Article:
If members of the Hindu, Jew and Bahai communities are minorities in a state, they can be officially declared so by the respective governments, the Centre has told the Supreme Court, reported Live Law on Sunday.

The Centre made the submission in an affidavit filed in response to a petition filed by Bharatiya Janata Party leader Ashwini Kumar Upadhyay. His plea argued that Hindus are a minority in ten states and Union Territories, but cannot avail benefits of government schemes aimed at minorities. These 10 states are Ladakh, Mizoram, Lakshadweep, Kashmir, Nagaland, Meghalaya, Arunachal Pradesh, Punjab and Manipur.

Upadhyay had claimed that minority rights of the Hindus were being “siphoned off illegally and arbitrarily” as neither the Centre nor states have notified them as minority under Section 2(c) of the National Commission for Minorities Act.

Upadhyay had also sought directions from the court so that followers of Judaism, Bahaism and Hinduism are allowed to establish educational institutions in states where they are in a minority.

In an affidavit filed in the matter on March 25, the Union Ministry of Home Affairs said that minorities are determined as per the state’s population, Live Law reported. The ministry cited the Supreme Court’s verdict in the 2003 TMA Pai case that held that minorities have to be considered statewise in order to abide by Article 30 of the Constitution, which provides minorities the right to establish educational institutes.

In its affidavit, the Centre cited example of the Maharashtra government’s 2016 decision to declare Jews as a minority in the state. The affidavit also cited a notification issued by the Karnataka government to declare those who speak in Urdu, Telugu, Malayalam, Tamil, Marathi and Tulu, among other languages, as linguistic minorities in the state.

“Therefore, in view of the states also notifying minority communities, the petitioner’s allegation that the followers of Judaism, Bahaism and Hinduism, who are real minorities in Ladakh, Mizoram, Lakshadweep, Kashmir, Nagaland, Meghalaya, Arunachal Pradesh, Punjab and Manipur, cannot establish and administer educational institutions of their choice is not correct,” it said.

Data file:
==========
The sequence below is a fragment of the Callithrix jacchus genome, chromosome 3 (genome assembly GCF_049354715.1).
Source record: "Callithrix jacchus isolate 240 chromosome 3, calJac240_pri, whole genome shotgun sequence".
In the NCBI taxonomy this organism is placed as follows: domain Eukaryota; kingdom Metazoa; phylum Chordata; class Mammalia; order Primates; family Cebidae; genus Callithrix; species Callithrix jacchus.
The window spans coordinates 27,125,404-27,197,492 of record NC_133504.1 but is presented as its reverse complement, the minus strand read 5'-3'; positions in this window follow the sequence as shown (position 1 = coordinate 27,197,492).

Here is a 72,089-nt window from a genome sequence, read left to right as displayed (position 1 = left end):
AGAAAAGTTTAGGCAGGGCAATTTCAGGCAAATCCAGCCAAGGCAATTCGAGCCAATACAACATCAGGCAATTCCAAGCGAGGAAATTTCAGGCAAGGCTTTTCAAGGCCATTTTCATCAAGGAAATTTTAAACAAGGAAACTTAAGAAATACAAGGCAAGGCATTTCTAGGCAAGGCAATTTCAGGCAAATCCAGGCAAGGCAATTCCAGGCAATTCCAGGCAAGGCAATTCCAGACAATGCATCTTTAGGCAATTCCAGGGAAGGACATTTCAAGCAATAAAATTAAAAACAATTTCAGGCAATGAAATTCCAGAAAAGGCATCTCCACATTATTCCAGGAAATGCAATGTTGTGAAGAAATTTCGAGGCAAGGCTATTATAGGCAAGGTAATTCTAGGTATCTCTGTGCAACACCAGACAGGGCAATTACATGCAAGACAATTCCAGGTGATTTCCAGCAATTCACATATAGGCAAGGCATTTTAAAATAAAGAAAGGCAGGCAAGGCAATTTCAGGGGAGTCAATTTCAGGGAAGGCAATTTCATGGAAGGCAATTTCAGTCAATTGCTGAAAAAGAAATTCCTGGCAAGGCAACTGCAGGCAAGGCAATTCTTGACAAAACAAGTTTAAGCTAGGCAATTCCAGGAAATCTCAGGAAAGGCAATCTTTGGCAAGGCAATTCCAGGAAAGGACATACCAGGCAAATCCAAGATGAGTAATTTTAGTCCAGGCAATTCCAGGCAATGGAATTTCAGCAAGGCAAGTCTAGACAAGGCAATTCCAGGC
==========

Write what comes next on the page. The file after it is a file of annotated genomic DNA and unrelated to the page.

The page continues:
The Centre contended that state government could consider laying down guidelines of identifying minorities and allowing them to establish educational institutions.

‘Parliament can pass laws for minorities’

The Centre also defended its legislative powers to enact the National Commission for Minorities Act, 1992 and National Commission for Minority Educational Institutions Act, 2004.

Upadhyay had alleged in his petition that Section 2(f) of the National Commission for Minority Education Institution Act, 2004 was arbitrary and irrational and that it violates Articles 14 (equality before law), 15 (prohibition of discrimination on grounds of religion, race, caste, sex or place of birth), 21 (right to life), 29 (protection of interests of minorities) and 30 of the Constitution.

He had claimed that the provision gives “unbridled powers” to the government to declare a community as a minority. The section defines minority as “a community notified as such by the central government”.

In its response, the Union home ministry said in the affidavit, that the Supreme Court’s declaration that states should be the unit for declaring minorities does not prevent the Centre from making laws on rights of the minorities.

The home ministry argued that Parliament is empowered under Article 246 of the Constitution and Entry 20 of the Concurrent List of the Seventh Schedule to enact laws to promote and protect the interests of minorities, reported Bar and Bench.

The Seventh Schedule defines allocation of powers and functions between the Union and state governments. The Concurrent List, which is a part of the Seventh Schedule, lists powers that both the central and state government share.

The home ministry said that declaring a community as a minority does not automatically guarantee that all its members will benefit from government schemes.

“The schemes are for economically weaker and socially disadvantaged amongst minorities,” it said.

The affidavit also noted that the the Centre had the constitutional obligation to protect minorities under Articles 38 and 46 of the Constitution.

The ministry submitted that Supreme Court had earlier dismissed three petitions filed by Upadhyay seeking similar reliefs and recommended that the judges should dispose off the current plea as well.

The court will hear the matter later on Monday.